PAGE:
Q Station, Sydney, Australia
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This hotel in Sydney Harbour National Park, Manly was once the country’s longest-running quarantine station. From the 1830s to 1984, ships carrying disease were required to stop there and passengers were quarantines for 40 days. Many died and their ghosts are said to linger, which lends itself to the various ghost tours operated by the hotel, including an Extreme Ghost Tour that’s led by a psychic.
The Queen Mary Hotel, California, USA
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Once a grand ship that carried guests such as Winston Churchill and Greta Garbo, the Queen Mary has docked permanently in California and is now a hotel. Over the decades, 49 deaths were recorded on the ship, and spirits are said to roam the halls, including a women dressed in white who dances alone in one of the suites. Several families in 1930s clothing have been seen wandering the pool decks. If lights start flickering or if there’s a drastic drop in temperature, you may be in the presence of ghosts.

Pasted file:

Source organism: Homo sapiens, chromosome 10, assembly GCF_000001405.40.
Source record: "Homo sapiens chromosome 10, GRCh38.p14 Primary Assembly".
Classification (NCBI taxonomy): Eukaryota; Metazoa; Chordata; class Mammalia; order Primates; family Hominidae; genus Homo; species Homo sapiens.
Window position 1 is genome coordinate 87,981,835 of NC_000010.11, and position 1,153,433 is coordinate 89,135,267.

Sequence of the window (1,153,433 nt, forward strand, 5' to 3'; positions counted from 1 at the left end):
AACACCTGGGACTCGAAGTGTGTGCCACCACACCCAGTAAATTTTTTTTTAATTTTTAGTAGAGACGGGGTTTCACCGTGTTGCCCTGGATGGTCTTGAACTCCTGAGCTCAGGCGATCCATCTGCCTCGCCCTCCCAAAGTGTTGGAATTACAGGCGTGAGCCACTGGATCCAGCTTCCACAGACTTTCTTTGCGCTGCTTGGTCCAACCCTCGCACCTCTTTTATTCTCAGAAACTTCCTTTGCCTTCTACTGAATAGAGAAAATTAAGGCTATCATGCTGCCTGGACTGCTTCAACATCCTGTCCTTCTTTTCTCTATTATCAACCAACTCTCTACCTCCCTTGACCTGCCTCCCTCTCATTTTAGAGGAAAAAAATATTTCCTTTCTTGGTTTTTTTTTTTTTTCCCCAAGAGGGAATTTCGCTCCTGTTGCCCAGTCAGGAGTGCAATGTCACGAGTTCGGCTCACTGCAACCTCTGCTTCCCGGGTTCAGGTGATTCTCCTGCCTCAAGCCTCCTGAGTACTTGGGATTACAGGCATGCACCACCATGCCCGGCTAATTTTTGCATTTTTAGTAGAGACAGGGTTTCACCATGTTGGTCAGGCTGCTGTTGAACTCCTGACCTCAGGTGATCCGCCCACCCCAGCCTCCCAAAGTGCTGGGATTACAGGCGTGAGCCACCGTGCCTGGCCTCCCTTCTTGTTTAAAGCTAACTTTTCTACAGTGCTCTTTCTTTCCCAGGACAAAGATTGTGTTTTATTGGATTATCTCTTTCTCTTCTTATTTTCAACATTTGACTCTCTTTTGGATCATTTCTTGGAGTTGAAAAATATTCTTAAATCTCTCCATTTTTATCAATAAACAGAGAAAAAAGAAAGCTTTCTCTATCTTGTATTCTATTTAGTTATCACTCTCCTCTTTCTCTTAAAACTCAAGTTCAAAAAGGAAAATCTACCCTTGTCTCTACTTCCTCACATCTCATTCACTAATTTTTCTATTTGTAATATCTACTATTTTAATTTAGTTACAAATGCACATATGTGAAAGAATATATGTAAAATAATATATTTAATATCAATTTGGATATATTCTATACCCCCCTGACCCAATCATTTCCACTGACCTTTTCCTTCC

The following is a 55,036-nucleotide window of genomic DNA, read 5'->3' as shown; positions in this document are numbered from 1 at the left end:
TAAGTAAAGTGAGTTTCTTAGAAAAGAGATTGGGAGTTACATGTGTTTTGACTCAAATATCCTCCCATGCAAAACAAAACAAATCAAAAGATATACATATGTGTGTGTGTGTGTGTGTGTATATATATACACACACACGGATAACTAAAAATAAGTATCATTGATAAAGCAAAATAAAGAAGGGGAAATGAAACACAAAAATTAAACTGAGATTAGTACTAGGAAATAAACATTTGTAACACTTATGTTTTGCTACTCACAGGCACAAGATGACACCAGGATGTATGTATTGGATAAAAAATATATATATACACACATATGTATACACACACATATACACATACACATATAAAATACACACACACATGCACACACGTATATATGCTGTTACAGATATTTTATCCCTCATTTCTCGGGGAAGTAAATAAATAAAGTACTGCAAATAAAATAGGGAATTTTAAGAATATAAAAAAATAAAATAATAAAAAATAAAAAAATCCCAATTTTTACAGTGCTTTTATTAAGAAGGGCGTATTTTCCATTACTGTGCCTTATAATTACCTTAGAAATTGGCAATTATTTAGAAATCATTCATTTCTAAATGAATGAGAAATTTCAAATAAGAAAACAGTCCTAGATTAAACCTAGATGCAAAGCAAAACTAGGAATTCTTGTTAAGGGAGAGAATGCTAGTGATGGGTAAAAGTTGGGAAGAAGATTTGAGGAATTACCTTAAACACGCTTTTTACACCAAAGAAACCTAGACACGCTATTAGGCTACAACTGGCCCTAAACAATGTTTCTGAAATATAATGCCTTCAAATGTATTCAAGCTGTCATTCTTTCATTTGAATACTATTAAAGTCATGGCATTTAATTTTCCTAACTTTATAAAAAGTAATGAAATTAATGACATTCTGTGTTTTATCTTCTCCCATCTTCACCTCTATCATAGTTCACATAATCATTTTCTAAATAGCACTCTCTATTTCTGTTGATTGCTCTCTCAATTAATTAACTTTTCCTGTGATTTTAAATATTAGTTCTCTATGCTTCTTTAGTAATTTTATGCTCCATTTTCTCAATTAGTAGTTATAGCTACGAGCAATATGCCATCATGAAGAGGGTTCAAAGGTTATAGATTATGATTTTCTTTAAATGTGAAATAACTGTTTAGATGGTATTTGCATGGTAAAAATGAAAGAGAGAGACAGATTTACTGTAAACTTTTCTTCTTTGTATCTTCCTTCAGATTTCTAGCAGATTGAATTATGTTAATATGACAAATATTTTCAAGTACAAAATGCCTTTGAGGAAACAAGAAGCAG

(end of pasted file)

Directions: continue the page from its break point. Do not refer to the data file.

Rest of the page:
Casa Loma, Toronto, Canada
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Built in the early 20th century by successful businessman Sir Henry Pellatt, the stunning Casa Loma castle drained his finances and he and his wife moved out soon after it was completed. It’s now a tourist attraction and event space but strange sightings have been reported over the years, such as the appearance of an old man tending to the garden in the indoor conservatory and a woman known as the White Lady walking the halls of the second floor. The team behind Canada’s Most Haunted (CMH), who run ghost tours out of the castle, once attempted to film paranormal activity in the room of Lady Mary Pellatt’s; they set up a video camera and locked the door behind them but the tape disappeared and hasn’t been found to this day.
Pluckley Village, Kent, England
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This picturesque, verdant village has the reputation of being Britain’s most haunted with residents to ghosts ratio of 1,069: 12. That’s roughly one ghost for every 89 people. Among them is the Watercress Woman, said to haunt Pinnock Bridge, where she used to sit selling the watercress she had gathered from the stream - that is until one day, when she caught on fire and died. The Dering Woods, just outside the village, are nicknamed The Screaming Woods – at night, you can apparently hear the screams of those who wandered in and never came out.